August 11, 2003

A POLITICALLY CORRECT WAR?
Condi Rice says you’re a 'racist' if you don’t support the 'liberation' of Iraq

by Justin Raimondo

Lying propaganda continues to gush from the Bush administration, like vomit from a drunk. The latest comes courtesy of Condoleezza Rice, the President's national security chief and a woman who, in any other circumstances, would have been out on her ear, but in this clueless administration maintains a highly visible role. Speaking before the National Association of Black Journalists, her latest outrage is accusing critics of the President's war policy of "racism." Invoking the history of the civil rights movement, and the 1963 bombing of a black church in Birmingham, Alabama, Condi's rendition of Al Sharpton's race-baiting act was even better than the original:

"Knowing what we know about the difficulties of our own history, let us always be humble in singing freedom's praises. But let our voice not waver in speaking out on the side of people seeking freedom. And let us never indulge the condescending voices who allege that some people are not interested in freedom or aren't ready for freedom's responsibilities. That view was wrong in 1963 in Birmingham and it is wrong in 2003 in Baghdad."

Forget Niger uranium, Iraq's nonexistent role in 9/11, and those missing WMD this may be the biggest lie of all.

Condi's fanciful fib, weirdly inverting history, must have provoked more than a few guffaws. In the Condi Rice school of revisionist history, the antiwar movement of the 1960s did not come out of the civil rights movement, and, furthermore, the segregationists and their hero, George Wallace, didn't disdain the protestors as Commie-pinko-hippie-queers.

The condescending saviors of the Bush administration couldn't wait for the Iraqi people to seek and win their own freedom. Now they stand guard over a conquered province, delaying free elections until the Iraqis are "ready." Washington rightly fears a truly democratic election will sweep radical Islamists into power, inaugurating a Shi'ite Muslim "republic" in the southern region of the country and leading to the break-up of Iraq along ethnic lines.

American blacks are in no way analogous to Iraqis: after all, the former are, in spite of George Wallace's heirs and the Africanist rantings of "black nationalists," Americans, while the latter are foreigners. One wonders why this even has to be pointed out.

Iraqis didn't fight in the American Revolution, but blacks did, as schoolchildren are ceaselessly reminded. The Iraqis didn't have a Jefferson, or a George Washington: their Founders were in the British Foreign Office, ours rose up in rebellion against that Office and established the first enduring constitutional republic on earth. Not that this would much impress Ms. Rice, who clearly has it in for the Founders, as she makes clear in her remarks:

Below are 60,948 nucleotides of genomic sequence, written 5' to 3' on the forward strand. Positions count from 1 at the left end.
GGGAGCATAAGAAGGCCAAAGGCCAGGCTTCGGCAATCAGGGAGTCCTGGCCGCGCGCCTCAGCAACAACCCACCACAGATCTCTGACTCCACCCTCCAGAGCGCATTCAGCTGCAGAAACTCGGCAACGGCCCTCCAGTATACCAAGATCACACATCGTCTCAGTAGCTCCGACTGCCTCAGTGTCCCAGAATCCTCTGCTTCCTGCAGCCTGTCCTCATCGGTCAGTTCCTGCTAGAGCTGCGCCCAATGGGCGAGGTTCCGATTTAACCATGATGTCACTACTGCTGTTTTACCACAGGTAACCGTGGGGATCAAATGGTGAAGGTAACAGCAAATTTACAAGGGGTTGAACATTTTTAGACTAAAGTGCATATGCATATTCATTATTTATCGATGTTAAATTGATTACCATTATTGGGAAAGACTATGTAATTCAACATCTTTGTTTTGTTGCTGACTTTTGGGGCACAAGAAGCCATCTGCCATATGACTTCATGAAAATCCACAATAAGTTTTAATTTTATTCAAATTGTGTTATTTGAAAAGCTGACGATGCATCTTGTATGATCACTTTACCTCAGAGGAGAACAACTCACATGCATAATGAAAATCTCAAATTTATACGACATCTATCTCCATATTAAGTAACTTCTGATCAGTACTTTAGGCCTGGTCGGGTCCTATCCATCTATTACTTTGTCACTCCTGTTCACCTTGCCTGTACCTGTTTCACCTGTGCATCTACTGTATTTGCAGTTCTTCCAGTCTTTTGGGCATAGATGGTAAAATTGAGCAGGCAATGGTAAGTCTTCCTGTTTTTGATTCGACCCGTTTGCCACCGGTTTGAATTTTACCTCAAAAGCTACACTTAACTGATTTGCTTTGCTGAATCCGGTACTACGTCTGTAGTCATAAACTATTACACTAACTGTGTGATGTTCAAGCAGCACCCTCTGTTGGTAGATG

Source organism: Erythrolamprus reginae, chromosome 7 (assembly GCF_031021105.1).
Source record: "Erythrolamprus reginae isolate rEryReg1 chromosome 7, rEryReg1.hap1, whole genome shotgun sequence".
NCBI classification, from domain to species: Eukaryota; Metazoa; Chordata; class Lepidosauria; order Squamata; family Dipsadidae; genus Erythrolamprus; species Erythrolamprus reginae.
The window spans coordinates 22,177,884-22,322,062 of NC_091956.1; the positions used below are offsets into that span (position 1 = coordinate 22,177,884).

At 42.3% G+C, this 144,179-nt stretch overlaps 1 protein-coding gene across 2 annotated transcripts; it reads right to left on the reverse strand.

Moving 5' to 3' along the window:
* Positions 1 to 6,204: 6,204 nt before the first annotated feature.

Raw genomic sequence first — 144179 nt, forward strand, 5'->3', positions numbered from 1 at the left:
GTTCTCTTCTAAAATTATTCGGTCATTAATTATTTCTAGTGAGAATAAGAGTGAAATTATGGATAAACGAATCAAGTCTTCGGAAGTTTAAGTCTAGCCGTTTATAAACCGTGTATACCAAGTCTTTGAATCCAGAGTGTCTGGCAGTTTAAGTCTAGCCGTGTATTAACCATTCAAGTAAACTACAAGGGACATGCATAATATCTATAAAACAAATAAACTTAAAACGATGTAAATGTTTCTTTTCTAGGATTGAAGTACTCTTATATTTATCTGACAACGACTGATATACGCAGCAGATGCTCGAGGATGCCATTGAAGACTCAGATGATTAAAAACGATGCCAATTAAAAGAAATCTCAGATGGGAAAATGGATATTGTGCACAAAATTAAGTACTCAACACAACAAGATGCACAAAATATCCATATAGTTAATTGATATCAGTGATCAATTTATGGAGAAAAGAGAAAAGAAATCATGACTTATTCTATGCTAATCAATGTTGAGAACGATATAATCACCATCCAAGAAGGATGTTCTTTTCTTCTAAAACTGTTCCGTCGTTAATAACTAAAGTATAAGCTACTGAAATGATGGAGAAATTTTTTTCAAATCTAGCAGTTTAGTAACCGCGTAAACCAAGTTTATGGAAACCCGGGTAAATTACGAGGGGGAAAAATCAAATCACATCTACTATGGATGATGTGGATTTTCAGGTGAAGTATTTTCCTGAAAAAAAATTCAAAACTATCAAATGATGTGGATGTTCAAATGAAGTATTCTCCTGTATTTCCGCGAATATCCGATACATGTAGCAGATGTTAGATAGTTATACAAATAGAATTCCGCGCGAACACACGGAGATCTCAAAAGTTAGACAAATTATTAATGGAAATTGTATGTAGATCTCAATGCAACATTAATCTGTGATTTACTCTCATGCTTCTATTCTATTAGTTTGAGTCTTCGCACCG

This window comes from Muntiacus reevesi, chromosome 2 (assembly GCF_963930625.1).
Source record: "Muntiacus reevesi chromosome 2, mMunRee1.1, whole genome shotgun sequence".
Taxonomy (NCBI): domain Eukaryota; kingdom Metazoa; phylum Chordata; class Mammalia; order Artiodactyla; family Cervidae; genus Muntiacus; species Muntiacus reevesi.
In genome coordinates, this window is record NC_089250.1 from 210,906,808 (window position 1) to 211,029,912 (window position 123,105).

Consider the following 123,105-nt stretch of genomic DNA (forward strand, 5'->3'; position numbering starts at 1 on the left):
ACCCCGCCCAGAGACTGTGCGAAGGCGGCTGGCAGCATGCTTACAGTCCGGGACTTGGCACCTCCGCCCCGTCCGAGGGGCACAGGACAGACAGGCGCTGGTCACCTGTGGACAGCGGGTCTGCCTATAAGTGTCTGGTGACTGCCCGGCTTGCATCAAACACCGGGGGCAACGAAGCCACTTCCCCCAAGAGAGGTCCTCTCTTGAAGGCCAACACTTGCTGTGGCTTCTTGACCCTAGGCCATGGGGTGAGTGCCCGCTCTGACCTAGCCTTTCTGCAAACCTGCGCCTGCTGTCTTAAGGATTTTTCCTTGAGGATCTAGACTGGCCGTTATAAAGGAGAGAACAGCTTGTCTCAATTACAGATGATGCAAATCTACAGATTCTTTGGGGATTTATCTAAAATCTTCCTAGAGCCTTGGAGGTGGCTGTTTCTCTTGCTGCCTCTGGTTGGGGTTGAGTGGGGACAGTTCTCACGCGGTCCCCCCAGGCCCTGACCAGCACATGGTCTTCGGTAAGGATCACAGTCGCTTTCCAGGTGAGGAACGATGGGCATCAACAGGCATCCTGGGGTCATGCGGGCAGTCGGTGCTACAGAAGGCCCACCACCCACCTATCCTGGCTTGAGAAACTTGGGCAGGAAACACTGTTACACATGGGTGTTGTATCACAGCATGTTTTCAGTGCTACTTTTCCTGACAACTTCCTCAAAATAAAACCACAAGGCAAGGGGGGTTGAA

"But Democracy is not easy. Our own histories should remind us that the union of democratic principle and practice is always a work in progress. When the Founding Fathers said "We the People," they did not mean us. Our ancestors were considered three-fifths of a person. America has made great strides to overcome its birth defects – but the struggle has been long and the cost has been high."

The lies just keep coming. That the historic compromise reached by the Constitutional Convention was motivated by contempt for blacks is another of Ms. Rice's "revisionist" bon mots. However, this left-wing fairy tale is not only a myth, long a staple of anti-Americana, it is certainly an odd way for an ostensibly conservative administration to justify its foreign policy.

Ms. Rice no doubt sincerely believes that the Constitutional Convention was the moral equivalent of a cross-burning, but history tells a different story. In the face of a threat by the Southern states to go off on their own, the convention took no position on the slavery question, neither recognizing it nor forbidding it. As Garet Garrett pointed out in The American Story (1956):

"The Constitutional Convention took refuge in the hopeful position that in time slavery would disappear of itself, provided it were left to states. In that mood the Convention performed the first great feat of documentary ambiguity in our history. The Constitutoin recognized slavery in an oblique manner without accepting it, and it never once used either the word slave or Negro. It referred instead to 'persons held to service or labor.'"

Rice draws a portrait of the Founders familiar to the inmates of our universities, where an atmosphere of political correctness is all-pervasive and strictly enforced: they were white slave-owning property-owning men, and therefore evil to the max. How, then, did they come to found the freest nation on earth? Ms. Rice never does get around to explaining that conundrum. But her complaint about blacks being gerrymandered out of their full person-hood is particularly odd, considering the origins of the three-fifths formulation. As Garrett explains:

"When a slave state enumerated its population for purposes of representation in Congress it could count five slaves as equal to three free men. The purpose of this was to give the Southern states more seats in the House of Representatives than they would have been entitled to hold on the count of their white population alone."

Since blacks couldn't vote, equalizing this formula would have given the pro-slavery faction even more votes, granting the South a comfortable majority in Congress. The whole point of the three-fifths rule was to limit the power of the slave states. Employing this sort of demagogic rhetoric was, perhaps, merely pandering to the prejudices of her audience, but Rice's apparent ignorance of the historical facts is astounding.

The idea that we Americans cannot rest until the "civil rights" of people the world over are secured is utter madness, and indicative of how far the "civil rights" revolution has usurped the original libertarian vision of the Founders, who abhorred the empires of Europe and charted for us a different course. No wonder Rice, the neo-imperialist, is denouncing them. Washington averred, in his "Farewell Address," that